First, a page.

The Health Department today announced that the investigation of the Central Harlem Legionnaires’ disease community cluster is over. No new cases of Legionnaires’ disease have been identified in the area for four weeks and the cooling towers in the affected areas have completed disinfection as directed by the Health Department. There were 18 cases of Legionnaires’ disease associated with this cluster. All 18 people were hospitalized and 16 have been discharged. There have been no deaths.
The Health Department’s Public Health Laboratory analyzed sputum samples from patients and water samples from the cooling towers in the investigation area. The Lab’s analyses showed that the bacteria from one of the clinical specimens matched a cooling tower at NYC Health + Hospitals/Harlem.
“I’m grateful for the many Health Department staff who identified and responded to this cluster quickly,” said Health Commissioner Dr. Dave A. Chokshi. “After an extensive investigation, we were able to identify one cooling tower that matched to a clinical specimen, and appropriate cleaning and disinfection measures at that tower and all other potential sources were conducted.”
All facilities with cooling towers in the cluster area fully cooperated with the Health Department and those with Legionella positive results completed full cleaning and disinfection as directed.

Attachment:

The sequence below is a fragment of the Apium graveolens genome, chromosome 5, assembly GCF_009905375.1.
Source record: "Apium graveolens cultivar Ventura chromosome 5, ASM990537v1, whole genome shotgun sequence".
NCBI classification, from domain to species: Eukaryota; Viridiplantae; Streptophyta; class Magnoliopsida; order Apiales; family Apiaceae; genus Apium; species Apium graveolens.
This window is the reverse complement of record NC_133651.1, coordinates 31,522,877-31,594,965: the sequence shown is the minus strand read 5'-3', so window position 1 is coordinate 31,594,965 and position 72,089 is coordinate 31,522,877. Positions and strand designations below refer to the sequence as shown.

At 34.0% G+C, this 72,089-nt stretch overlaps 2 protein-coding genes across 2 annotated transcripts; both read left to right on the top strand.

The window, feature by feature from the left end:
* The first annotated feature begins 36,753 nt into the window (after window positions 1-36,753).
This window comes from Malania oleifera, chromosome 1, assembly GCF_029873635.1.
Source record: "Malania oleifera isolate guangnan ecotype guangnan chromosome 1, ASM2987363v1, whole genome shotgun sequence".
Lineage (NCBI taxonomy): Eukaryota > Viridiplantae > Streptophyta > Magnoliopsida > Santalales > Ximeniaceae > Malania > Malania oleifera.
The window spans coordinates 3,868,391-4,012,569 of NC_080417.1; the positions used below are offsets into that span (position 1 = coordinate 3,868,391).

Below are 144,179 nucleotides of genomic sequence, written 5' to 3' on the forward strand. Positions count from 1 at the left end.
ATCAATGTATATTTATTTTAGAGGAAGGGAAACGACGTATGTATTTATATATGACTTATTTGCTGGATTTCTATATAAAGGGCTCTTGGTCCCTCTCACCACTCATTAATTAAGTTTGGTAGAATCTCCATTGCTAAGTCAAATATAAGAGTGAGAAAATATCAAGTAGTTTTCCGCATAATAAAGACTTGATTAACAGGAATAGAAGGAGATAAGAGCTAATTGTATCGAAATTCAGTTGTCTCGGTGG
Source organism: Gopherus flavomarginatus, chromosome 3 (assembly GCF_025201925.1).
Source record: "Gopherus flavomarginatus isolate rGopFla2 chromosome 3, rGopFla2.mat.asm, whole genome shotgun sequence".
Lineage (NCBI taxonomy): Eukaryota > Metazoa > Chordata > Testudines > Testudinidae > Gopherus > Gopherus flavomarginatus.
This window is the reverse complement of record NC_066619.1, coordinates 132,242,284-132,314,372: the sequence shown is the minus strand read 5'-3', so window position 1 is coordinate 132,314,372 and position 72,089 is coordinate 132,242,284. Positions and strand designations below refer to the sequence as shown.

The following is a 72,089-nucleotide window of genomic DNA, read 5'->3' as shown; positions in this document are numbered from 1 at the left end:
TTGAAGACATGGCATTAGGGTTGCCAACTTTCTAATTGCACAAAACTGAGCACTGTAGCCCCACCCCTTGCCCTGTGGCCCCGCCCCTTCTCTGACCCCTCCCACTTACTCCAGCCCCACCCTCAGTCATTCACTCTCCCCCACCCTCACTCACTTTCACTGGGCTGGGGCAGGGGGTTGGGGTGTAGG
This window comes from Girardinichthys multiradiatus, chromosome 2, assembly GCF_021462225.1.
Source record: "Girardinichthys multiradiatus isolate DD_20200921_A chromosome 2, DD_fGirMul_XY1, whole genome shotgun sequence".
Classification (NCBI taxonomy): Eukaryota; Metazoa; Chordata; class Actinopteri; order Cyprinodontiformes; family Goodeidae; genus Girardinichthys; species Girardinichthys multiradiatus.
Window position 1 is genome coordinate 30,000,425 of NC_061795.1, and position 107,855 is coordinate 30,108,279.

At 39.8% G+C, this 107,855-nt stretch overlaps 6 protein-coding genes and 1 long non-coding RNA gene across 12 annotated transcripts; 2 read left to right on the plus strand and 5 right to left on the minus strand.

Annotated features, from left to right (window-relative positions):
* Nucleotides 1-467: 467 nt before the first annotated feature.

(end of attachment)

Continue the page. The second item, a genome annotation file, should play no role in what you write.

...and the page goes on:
Legionnaires’ disease is a type of pneumonia that is caused by the bacteria Legionella, which grows in warm water. Symptoms resemble other types of pneumonia and can include fever, chills, muscle aches, and cough. Most cases of Legionnaires’ disease can be traced to contamination of artificial water systems where conditions are favorable for Legionella growth, such as cooling towers or evaporative condensers associated with air conditioning and industrial cooling, whirlpool spas, hot tubs, decorative fountains and water features, hot water tanks, and complex plumbing system systems.
Individuals only get sick by breathing in water vapor containing Legionella bacteria, and the disease is not transmitted from person to person. Legionnaires’ disease is not caused by drinking water that has Legionella bacteria. Individuals at higher risk include those ages 50 and above, cigarette smokers, and people with chronic lung disease or compromised immune systems.